A failure in a dam could leave millions of people in the US and Canada without power, and a cascade of natural disasters could follow, the head of Canada’s National Energy Board said.
In a report to the House of Commons Energy Committee, Jim Kilduff said the dam-related events could happen in as little as two weeks or as long as a year.
“It would be catastrophic failure, in my view,” he said.
“The cost of it would be enormous.”
It could also mean a shutdown of entire towns, a disaster that would be blamed on the Chinese, and possibly lead to a global financial crisis.
“We need to be very careful about the risks,” he added.
He said there were still many lessons to learn about dam design, technology and operation.
“If we can’t fix the problem, what are we going to do?” he said, adding that the dams were the world’s largest hydroelectric power plants and were “at risk of failure in any event”.
The problems were likely caused by the dam’s design, which had been developed to withstand an event like a catastrophic failure.
Kilduff pointed to a study in 2014 that found that “the design of a single dam can significantly alter the dynamics of a flood and other natural disasters”.
“The design of the dam can also lead to significant failure rates and consequent losses to the ecosystem,” he wrote.
He also warned that dam operators and builders were “under no obligation to fix the design”.
But he also said that “as a rule of thumb, failure of a dam should not be taken lightly”.
The report said the system was a “high priority” in terms of managing the risks and the costs.
“It would also be prudent to assess the dam design to ensure that it is safe, that the design is appropriate, that it can withstand a catastrophic event, and that it does not pose an unreasonable risk to the public and the economy.”
He said that in the case of a failure, it could be “difficult to determine if it was the design or the underlying cause”.
Koulduff said that the dam was “the world’s second largest hydro power plant” and had a capacity of 1.1 billion kilowatts (kWh) and a “considerable” storage capacity of 5.6 billion kWh.
The dam was constructed in 1885 and completed in 1917. (Reuters) It had a history of serious structural problems that were “not readily remedied”, he wrote, adding: “The dam has never been in service for more than about 15 years.”
The study, released in January, said the “significant number of severe, catastrophic failures” and “potentially catastrophic failure” that occurred over a 10-year period was “likely caused by a combination of factors”.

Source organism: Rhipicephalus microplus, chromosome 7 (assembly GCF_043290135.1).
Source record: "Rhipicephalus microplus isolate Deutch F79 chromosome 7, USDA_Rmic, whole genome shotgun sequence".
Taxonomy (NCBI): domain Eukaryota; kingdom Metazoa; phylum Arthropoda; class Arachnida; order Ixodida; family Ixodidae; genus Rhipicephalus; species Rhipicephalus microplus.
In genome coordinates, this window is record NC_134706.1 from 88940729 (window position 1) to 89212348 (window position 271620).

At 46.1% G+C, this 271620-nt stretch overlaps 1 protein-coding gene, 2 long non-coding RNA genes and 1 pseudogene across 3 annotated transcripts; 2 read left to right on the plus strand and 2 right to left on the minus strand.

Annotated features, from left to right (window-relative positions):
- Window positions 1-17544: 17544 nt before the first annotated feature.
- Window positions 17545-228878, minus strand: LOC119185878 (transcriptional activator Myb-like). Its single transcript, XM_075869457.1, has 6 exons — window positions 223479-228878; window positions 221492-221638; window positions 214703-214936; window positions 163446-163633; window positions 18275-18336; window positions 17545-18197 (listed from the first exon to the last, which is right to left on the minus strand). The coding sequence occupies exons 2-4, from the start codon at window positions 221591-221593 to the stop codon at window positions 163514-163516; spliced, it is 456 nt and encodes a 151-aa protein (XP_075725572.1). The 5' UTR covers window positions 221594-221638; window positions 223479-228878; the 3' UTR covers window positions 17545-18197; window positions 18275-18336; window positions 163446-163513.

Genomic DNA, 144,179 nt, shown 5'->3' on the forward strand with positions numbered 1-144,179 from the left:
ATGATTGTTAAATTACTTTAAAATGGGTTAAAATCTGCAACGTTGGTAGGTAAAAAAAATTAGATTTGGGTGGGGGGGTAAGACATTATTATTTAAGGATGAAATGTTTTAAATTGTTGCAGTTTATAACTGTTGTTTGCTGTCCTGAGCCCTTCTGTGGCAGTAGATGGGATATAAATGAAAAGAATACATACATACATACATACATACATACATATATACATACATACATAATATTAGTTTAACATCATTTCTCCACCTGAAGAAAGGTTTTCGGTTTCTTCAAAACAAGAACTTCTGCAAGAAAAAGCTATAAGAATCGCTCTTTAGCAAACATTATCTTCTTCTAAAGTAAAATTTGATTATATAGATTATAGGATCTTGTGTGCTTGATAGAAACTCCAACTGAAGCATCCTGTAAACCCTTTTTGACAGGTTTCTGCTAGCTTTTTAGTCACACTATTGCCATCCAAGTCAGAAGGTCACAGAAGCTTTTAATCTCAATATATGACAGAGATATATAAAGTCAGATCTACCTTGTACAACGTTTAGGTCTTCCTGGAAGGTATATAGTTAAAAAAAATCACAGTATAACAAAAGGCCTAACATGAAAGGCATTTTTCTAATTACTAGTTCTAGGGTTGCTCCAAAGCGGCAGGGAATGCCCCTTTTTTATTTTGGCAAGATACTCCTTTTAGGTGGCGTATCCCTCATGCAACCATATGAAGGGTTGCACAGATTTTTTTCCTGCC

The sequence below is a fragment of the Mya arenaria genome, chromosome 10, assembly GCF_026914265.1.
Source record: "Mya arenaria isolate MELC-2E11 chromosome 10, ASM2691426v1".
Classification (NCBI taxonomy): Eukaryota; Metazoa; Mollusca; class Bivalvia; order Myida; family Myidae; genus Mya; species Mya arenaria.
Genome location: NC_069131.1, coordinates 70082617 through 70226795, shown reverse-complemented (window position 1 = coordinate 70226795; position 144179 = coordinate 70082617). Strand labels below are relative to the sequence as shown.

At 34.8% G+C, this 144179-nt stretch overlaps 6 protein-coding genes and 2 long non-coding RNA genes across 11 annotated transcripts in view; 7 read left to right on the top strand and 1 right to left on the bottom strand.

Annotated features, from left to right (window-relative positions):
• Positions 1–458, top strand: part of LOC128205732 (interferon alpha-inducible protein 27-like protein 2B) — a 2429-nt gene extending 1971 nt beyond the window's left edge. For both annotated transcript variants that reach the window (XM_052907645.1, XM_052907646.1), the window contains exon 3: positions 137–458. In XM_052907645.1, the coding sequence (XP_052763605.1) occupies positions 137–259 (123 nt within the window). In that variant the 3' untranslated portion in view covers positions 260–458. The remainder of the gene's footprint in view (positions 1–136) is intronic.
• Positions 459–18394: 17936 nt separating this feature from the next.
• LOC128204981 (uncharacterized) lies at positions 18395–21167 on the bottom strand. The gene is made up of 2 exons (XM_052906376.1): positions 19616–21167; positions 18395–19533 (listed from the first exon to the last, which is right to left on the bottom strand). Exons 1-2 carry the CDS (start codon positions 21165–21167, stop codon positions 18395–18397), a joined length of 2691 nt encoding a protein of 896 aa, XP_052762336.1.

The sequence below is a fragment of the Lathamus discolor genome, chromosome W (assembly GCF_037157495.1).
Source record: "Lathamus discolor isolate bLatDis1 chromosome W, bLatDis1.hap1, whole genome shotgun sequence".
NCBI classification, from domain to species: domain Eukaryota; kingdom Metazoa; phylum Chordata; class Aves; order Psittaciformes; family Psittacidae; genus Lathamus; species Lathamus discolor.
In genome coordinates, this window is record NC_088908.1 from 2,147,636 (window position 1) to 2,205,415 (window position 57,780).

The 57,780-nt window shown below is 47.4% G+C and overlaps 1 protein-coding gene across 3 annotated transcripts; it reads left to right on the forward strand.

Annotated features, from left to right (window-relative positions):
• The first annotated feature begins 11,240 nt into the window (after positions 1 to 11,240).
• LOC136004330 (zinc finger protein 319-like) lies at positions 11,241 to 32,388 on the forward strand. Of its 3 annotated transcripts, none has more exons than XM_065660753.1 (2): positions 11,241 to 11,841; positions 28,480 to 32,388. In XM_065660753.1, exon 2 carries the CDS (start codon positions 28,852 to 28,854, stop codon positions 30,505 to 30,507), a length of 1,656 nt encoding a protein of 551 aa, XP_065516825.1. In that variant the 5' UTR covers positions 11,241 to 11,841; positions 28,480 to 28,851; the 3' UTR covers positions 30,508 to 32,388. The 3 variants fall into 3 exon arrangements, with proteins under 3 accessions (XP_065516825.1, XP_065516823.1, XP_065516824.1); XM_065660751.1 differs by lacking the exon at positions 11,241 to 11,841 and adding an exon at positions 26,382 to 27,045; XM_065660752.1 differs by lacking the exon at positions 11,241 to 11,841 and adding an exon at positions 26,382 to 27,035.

It said that while the dam had never been inspected, it was “under investigation” and that “an inspection is required if there is a reasonable chance of serious damage or failure”.
As part of the investigation, “it is expected that the owner of the project will produce documents, as well as a report on the investigation and any mitigation measures, that would allow the National Energy Boards to conduct a full, independent review of the design and operation of the system”.
(AP: Andrew Harnik) The National Energy Act requires the Canadian government to “take all appropriate steps” to ensure the safety and integrity of the hydroelectric system.
Kiefer Sutherland, who heads the Energy Department, said that as a result of the study, the dam would be given a “significant upgrade” and will be upgraded to a “critical dam”.
He did not provide details about what those upgrades might be.
Canada’s government has pledged to spend $1.3 billion on its dam, but that is unlikely to happen until at least 2018.
It is also not known whether the dam will be able to cope with the unprecedented magnitude of flooding expected to occur during the monsoon season.
As well as flood control, the system includes power, sewage and wastewater management.
And it also provides a connection to the mainland and can be used for a variety of purposes, including flood control and agricultural production.
Last year, a series of storms hit parts of the US, including Houston, Texas, and parts of Louisiana, which saw heavy rainfall.
President Donald Trump’s executive order banning travel from six Muslim-majority countries has been blocked by courts and the US courts have ordered a stay on the order.
According to the US State Department, some US states have suspended water pumping and water delivery to the dam.